This past Sunday, Pastor Mark Jeske’s final broadcast for Time of Grace aired. For the past 18 years, his sweet messages of God’s amazing grace first reached only hundreds, then thousands, and now millions of people.
As I watched this look-back video, I couldn’t help but reminisce. When I was in my early 20s, I joined the church where he was the pastor. I learned so much from Pastor Jeske’s messages that I started bringing my Bible to church. (What a novel concept!) I began taking notes in it, and the margins are now full of his insights.
A few years after that, he asked me to start a youth ministry. (What a foolish decision that was!) Sure, I was passionate and committed, yet I was completely unprepared and naive. Still, my fumbling beginnings led to a ministry that lasted long after I had moved away.
While we lived wherever the Coast Guard took us, we would watch Time of Grace (initially on VHS that my mom had recorded for us from the local channel and then sent in the mail). Seeing Pastor Jeske in front of that church was like seeing a piece of home.
Six years ago, when the time came for Time of Grace to add a female voice to the blog, Pastor Mark gave the staff my name. His rationale? He liked my family’s Christmas letter. Since then I’ve gone from writing these weekly blog posts to writing devotions, completing a children’s devotional book, and writing two smaller books.
Sure, this little look back is nostalgic for me, but what does it have to do with you? Two things.
1. Appreciate the people who saw your potential.
When I first took on the youth ministry, I was not a parent. I had zero idea how to work with kids in grades 3-8. Yet Pastor Mark took the stress off by telling me, “Just start working. If this ministry is God’s will, it will take off.”
Throughout your life, God will give you people who see what gifts you have and encourage you to use them—even when you have little to no experience. These people are placed at just the right time to empower you to use God’s gifts for his glory. Take the time to thank them—and God—for the good things they have done in your life. In a world of constant self-promotion, giving credit to those who helped you along the way is a good lesson in humility and gratitude.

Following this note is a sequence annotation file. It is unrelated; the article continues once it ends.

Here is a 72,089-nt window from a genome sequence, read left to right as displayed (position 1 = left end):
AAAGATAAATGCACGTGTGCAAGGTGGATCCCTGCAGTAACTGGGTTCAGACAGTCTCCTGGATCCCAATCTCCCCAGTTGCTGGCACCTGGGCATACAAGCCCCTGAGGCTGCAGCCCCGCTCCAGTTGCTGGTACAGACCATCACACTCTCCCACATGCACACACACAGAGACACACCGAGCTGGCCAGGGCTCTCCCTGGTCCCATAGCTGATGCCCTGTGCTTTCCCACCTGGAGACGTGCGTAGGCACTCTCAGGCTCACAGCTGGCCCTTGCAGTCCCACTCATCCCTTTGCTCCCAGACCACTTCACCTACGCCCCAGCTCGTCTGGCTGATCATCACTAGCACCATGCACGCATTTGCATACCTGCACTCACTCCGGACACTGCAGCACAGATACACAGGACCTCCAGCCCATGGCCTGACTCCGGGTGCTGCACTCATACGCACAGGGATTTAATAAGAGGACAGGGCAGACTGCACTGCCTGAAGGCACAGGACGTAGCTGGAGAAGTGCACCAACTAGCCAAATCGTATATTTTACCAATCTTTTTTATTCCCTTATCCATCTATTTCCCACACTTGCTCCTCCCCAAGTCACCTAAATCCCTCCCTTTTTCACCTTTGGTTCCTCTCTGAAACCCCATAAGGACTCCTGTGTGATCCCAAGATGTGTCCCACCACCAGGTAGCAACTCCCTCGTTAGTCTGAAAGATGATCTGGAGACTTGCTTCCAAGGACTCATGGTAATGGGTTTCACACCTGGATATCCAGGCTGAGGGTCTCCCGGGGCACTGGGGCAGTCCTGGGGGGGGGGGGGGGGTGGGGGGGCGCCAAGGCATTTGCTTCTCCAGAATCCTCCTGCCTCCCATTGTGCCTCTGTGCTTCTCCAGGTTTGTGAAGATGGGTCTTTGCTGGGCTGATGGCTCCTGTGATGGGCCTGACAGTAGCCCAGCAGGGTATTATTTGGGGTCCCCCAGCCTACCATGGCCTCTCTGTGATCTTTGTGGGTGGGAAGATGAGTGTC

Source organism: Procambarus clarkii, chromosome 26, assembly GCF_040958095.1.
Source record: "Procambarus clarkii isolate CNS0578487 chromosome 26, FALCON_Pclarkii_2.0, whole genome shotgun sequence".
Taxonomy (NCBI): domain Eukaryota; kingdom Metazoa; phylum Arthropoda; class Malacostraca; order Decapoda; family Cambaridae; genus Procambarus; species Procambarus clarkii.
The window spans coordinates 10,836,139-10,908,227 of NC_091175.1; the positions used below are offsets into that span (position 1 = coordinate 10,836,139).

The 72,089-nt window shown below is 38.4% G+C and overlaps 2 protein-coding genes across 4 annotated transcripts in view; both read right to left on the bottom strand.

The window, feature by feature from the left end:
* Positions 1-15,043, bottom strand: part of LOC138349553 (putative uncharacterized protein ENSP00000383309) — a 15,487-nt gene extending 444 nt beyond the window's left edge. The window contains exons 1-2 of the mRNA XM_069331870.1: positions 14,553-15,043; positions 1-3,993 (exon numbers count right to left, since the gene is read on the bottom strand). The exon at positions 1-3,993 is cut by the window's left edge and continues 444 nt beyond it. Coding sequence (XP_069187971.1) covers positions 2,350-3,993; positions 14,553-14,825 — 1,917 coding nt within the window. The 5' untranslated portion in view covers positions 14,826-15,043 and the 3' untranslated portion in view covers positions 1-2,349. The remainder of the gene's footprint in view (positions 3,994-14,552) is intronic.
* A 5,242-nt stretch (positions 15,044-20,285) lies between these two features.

2. Look for potential in others.
Now you get to pay it forward! As today’s young people (and older people, for that matter) live in a high-pressure, perfection-driven, nitpicking society, you get to be countercultural. You have the privilege of being an encourager and supporter. You have the blessing of looking for the good in people and being quick to compliment them. You get to identify skills and help others use them to bring God glory. You mentor them as they overcome fears, learn from mistakes, and accept grace. You have the privilege of reminding them that God will bless the plans he has for their lives.
Thanks, Pastor Mark, for your ministry to millions. Personally, though, thanks for seeing more potential in me than I ever saw in myself. I will always be grateful.
Linda Buxa is a writer and editor. She’d love to hear which people encouraged you in your life. Leave a note in the comments.
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